Gunmen attack Iran military parade, kill 29

Teheran blames the terrorist attack in Ahvaz on regional countries and their 'US masters'

Photo: EPA

Gunmen disguised as soldiers attacked an annual Iranian military parade Saturday in the country's oil-rich southwest, shooting dead at least 29 people, including women, children and journalists, in the bloodiest assault to strike the country in recent years. According recent media reports Islamic State group has claimed responsibility for the shooting rampage in Ahvaz dubbed a "terrorist" attack by the authorities, in which at least 57 people were also wounded.

Country's Foreign Minister Mohammad Javad Zarif however immediately blamed the attack on regional countries and their "US masters," calling the gunmen "terrorists recruited, trained armed and paid" by foreign powers.

"Iran will respond swiftly and decisively in defense of Iranian lives," Zarif tweeted, further raising tensions in the Mideast as Tehran's nuclear deal with world powers is in jeopardy after President Donald Trump withdrew America from the accord.

Later on, similar opinion was expressed also by the Iranian military spokesman, who claimed that the gunmen were trained by two Gulf Arab states and had ties to the United States and Israel.

"These terrorists... were trained and organised by two ... Gulf countries," Brigadier General Abolfazl Shekarchi told the official news agency IRNA. "They are not from Daesh (Islamic State) or other groups fighting (Iran's) Islamic system ... but they are linked to America and (Israel's intelligence agency) Mossad." 

The brazen attack came as rows of Revolutionary Guardsmen marched down Ahvaz's Quds, or Jerusalem, Boulevard, which like many other places around the country saw an annual parade marking the start of Iran's long 1980s war with Iraq. According to semi-official Fars news agency four gunmen opened fire on the large crowd of spectators watching the parade and then attempted to attack the viewing stand for official dignitaries before being shot and wounded by security forces.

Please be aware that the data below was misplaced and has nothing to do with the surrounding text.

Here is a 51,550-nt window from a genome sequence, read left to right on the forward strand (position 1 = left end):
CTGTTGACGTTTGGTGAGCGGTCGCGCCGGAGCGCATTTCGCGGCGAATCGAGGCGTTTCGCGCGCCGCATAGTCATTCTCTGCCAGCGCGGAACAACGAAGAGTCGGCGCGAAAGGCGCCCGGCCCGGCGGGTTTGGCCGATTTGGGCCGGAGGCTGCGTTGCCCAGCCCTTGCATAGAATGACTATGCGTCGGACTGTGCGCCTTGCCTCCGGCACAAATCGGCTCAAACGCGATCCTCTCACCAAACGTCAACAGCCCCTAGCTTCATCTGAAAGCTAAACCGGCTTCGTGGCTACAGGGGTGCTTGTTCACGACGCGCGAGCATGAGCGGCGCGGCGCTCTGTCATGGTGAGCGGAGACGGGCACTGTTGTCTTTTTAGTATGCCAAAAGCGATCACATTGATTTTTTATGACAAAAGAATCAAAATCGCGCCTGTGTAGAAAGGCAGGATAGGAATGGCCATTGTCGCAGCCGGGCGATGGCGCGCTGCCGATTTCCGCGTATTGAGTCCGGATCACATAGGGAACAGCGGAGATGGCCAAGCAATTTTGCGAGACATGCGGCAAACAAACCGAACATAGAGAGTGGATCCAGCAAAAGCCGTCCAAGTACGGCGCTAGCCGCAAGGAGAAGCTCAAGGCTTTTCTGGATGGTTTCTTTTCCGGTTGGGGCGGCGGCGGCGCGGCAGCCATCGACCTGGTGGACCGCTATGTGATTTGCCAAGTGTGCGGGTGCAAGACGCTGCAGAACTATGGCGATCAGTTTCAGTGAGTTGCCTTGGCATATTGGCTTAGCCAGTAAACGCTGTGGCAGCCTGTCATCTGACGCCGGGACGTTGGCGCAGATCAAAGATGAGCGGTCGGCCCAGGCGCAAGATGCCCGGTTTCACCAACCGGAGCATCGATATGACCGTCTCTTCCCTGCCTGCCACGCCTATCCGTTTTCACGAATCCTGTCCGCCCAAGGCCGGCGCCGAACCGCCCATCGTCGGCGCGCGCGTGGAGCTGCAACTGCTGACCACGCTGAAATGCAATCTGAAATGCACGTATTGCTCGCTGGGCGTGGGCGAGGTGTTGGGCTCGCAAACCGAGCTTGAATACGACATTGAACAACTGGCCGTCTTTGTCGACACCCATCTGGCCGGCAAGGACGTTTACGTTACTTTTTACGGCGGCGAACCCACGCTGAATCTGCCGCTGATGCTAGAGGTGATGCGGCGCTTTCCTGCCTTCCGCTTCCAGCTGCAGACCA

Images and videos showed journalists and onlookers turn to look toward the first shots, then the rows of marchers broke as soldiers and civilians sought cover under sustained gunfire.

"We suddenly realized that some armed people wearing fake military outfits started attacking the comrades from behind (the stage) and then opened fire on women and children," an unnamed wounded soldier told state TV. "They were just aimlessly shooting around and did not have a specific target."

Hours later state media reported that all four gunmen had been killed, with three dying during the attack and one later succumbing to his wounds at a hospital.

Saturday's attack comes after a coordinated June 7, 2017, ISIS assault on parliament and the shrine of Ayatollah Ruhollah Khomeini in Tehran. At least 18 people were killed and more than 50 wounded. Khomeini led the 1979 Islamic Revolution that toppled the Western-backed shah to become Iran's first supreme leader until his death in 1989. The assault shocked Tehran, which largely has avoided militant attacks in the decades after the tumult surrounding the Islamic Revolution.

In the last decade however, such attacks have been incredibly rare.

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